27 December 2011

It's a dog's life - The other side of the greyhound track (Pt III)

I've been meaning to finish blogging about my work experience for a while now - ever since August in fact -  but since I've started back at university and now run Puppy School classes, my time just seems to have evaporated.

However, I do want to share what the final part of my work experience provided me  -  the opportunity to see behind the scenes at Nottingham Greyhound Stadium.

I'm well aware of how the racing industry polarises opinion and I don’t want to get into the rights or wrongs of racing, this isn’t what my blog is about.  As previous posts have explained, I want to work with retired greyhounds, and their owners, post-racing and to do this I feel that I need to understand how these hounds have been nurtured before their retirement life as a sofa surfer.

I can only blog about what I saw - not what may happen at other tracks or at other trainers.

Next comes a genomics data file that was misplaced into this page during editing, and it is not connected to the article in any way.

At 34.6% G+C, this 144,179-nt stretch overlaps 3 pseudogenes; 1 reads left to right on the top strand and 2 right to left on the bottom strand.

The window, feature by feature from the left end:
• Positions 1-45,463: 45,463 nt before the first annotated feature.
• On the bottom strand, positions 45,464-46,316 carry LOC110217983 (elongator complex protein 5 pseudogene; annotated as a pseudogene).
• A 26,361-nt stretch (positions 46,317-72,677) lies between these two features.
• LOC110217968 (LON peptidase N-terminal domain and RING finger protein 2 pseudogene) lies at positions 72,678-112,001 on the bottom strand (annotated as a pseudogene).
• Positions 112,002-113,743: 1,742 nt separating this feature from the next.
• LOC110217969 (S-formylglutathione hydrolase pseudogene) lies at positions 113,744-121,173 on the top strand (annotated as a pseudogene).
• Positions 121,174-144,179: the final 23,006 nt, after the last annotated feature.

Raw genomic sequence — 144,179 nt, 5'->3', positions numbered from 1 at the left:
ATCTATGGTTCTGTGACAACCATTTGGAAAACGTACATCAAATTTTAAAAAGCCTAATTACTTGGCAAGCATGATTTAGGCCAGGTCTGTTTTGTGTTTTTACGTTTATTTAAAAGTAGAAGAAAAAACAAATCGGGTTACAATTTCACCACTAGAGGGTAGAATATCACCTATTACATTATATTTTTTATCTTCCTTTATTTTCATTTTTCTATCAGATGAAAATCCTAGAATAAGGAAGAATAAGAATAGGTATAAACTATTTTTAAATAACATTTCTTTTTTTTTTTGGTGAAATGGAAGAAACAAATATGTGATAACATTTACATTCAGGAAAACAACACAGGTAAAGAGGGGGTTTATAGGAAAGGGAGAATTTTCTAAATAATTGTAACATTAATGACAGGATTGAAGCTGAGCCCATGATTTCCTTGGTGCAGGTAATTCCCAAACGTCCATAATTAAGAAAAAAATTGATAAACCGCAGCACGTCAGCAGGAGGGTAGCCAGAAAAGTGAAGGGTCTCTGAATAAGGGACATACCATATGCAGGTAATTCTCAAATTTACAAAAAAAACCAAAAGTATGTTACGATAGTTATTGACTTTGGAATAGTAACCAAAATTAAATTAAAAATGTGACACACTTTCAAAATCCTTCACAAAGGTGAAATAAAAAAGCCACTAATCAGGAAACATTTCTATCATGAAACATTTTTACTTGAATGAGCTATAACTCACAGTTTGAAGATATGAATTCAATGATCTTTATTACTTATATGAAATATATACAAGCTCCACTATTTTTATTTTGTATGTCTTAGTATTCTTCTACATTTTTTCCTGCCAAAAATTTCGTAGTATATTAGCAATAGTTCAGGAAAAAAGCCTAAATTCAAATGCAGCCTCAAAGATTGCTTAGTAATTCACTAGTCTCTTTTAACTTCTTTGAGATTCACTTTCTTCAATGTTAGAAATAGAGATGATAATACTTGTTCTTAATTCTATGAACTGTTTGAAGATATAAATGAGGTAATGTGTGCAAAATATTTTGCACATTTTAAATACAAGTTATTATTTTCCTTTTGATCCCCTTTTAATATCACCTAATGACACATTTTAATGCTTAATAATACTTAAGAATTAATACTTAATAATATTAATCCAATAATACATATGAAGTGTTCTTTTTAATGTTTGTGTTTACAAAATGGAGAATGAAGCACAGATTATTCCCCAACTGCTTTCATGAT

A 'civvy' goes trackside
It's pretty rare for a ‘civvy ‘to see what goes on behind the scenes before, during and after a race.  To attend a greyhound race as an official handler, you need a licence from  the Greyhound Board of Great Britain, (GBGB) which is the governing body for regulated greyhound racing in the UK.  Jane approached GBGB on my behalf and I was granted a temporary licence as a kennel hand.

Nottingham stadium
Nottingham Stadium. Photo: John Wardell
For me, attending a racetrack as a handler was something I felt I needed to do.  I wanted to see for myself how a greyhound is treated and what checks and procedures are in place trackside. 

I also wanted to use the opportunity to observe greyhounds’ behaviour before and after a race – not something you can easily do as a spectator.  At university, we’re encouraged to observe behaviour from a scientific point of view, which can be very hard when you have an emotional attachment to a breed or dog.

Greyhound Board of Great Britain
The Greyhound Board of Great Britain (GBGB) is the governing body for greyhound racing at licensed tracks in the UK.  GBGB came about as a result of the 2007 Lord Donoughue report  into greyhound racing.  The report was commissioned in the wake of reports of greyhound welfare issues, notably at Seaham, Co. Durham, which – quite rightly – created a media storm and alerted the public to some of the welfare problems surrounding the sport during the passage of the Animal Welfare Bill.